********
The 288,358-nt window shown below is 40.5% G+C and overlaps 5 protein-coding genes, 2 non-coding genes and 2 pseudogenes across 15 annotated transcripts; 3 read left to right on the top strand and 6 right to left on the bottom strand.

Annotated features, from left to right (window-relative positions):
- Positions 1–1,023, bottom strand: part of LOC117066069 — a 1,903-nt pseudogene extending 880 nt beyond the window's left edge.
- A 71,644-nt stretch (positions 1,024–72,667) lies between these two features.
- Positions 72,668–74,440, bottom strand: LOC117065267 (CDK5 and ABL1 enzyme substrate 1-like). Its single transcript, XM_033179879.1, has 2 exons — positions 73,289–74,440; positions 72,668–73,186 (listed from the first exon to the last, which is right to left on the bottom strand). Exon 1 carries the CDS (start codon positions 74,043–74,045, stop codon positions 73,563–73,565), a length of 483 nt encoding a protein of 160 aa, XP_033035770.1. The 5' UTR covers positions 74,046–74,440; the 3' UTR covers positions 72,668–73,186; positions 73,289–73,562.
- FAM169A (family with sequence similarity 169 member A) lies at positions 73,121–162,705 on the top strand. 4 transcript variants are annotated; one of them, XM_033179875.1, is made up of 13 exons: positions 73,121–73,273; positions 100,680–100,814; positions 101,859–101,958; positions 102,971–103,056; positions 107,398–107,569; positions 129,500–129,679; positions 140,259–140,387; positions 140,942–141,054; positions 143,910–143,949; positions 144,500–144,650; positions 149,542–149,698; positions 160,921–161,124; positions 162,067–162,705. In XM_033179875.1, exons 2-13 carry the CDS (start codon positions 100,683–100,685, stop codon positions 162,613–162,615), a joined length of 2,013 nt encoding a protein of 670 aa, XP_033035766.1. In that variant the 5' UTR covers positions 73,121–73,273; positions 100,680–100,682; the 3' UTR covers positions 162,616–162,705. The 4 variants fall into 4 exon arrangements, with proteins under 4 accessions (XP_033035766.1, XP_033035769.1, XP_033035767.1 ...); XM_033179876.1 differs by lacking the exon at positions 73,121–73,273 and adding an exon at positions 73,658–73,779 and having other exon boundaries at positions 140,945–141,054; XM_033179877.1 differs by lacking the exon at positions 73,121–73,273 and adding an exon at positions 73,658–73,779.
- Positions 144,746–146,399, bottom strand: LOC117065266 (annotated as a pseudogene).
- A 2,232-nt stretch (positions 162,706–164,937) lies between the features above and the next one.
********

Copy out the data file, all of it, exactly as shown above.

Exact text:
The 288,358-nt window shown below is 40.5% G+C and overlaps 5 protein-coding genes, 2 non-coding genes and 2 pseudogenes across 15 annotated transcripts; 3 read left to right on the top strand and 6 right to left on the bottom strand.

Annotated features, from left to right (window-relative positions):
- Positions 1–1,023, bottom strand: part of LOC117066069 — a 1,903-nt pseudogene extending 880 nt beyond the window's left edge.
- A 71,644-nt stretch (positions 1,024–72,667) lies between these two features.
- Positions 72,668–74,440, bottom strand: LOC117065267 (CDK5 and ABL1 enzyme substrate 1-like). Its single transcript, XM_033179879.1, has 2 exons — positions 73,289–74,440; positions 72,668–73,186 (listed from the first exon to the last, which is right to left on the bottom strand). Exon 1 carries the CDS (start codon positions 74,043–74,045, stop codon positions 73,563–73,565), a length of 483 nt encoding a protein of 160 aa, XP_033035770.1. The 5' UTR covers positions 74,046–74,440; the 3' UTR covers positions 72,668–73,186; positions 73,289–73,562.
- FAM169A (family with sequence similarity 169 member A) lies at positions 73,121–162,705 on the top strand. 4 transcript variants are annotated; one of them, XM_033179875.1, is made up of 13 exons: positions 73,121–73,273; positions 100,680–100,814; positions 101,859–101,958; positions 102,971–103,056; positions 107,398–107,569; positions 129,500–129,679; positions 140,259–140,387; positions 140,942–141,054; positions 143,910–143,949; positions 144,500–144,650; positions 149,542–149,698; positions 160,921–161,124; positions 162,067–162,705. In XM_033179875.1, exons 2-13 carry the CDS (start codon positions 100,683–100,685, stop codon positions 162,613–162,615), a joined length of 2,013 nt encoding a protein of 670 aa, XP_033035766.1. In that variant the 5' UTR covers positions 73,121–73,273; positions 100,680–100,682; the 3' UTR covers positions 162,616–162,705. The 4 variants fall into 4 exon arrangements, with proteins under 4 accessions (XP_033035766.1, XP_033035769.1, XP_033035767.1 ...); XM_033179876.1 differs by lacking the exon at positions 73,121–73,273 and adding an exon at positions 73,658–73,779 and having other exon boundaries at positions 140,945–141,054; XM_033179877.1 differs by lacking the exon at positions 73,121–73,273 and adding an exon at positions 73,658–73,779.
- Positions 144,746–146,399, bottom strand: LOC117065266 (annotated as a pseudogene).
- A 2,232-nt stretch (positions 162,706–164,937) lies between the features above and the next one.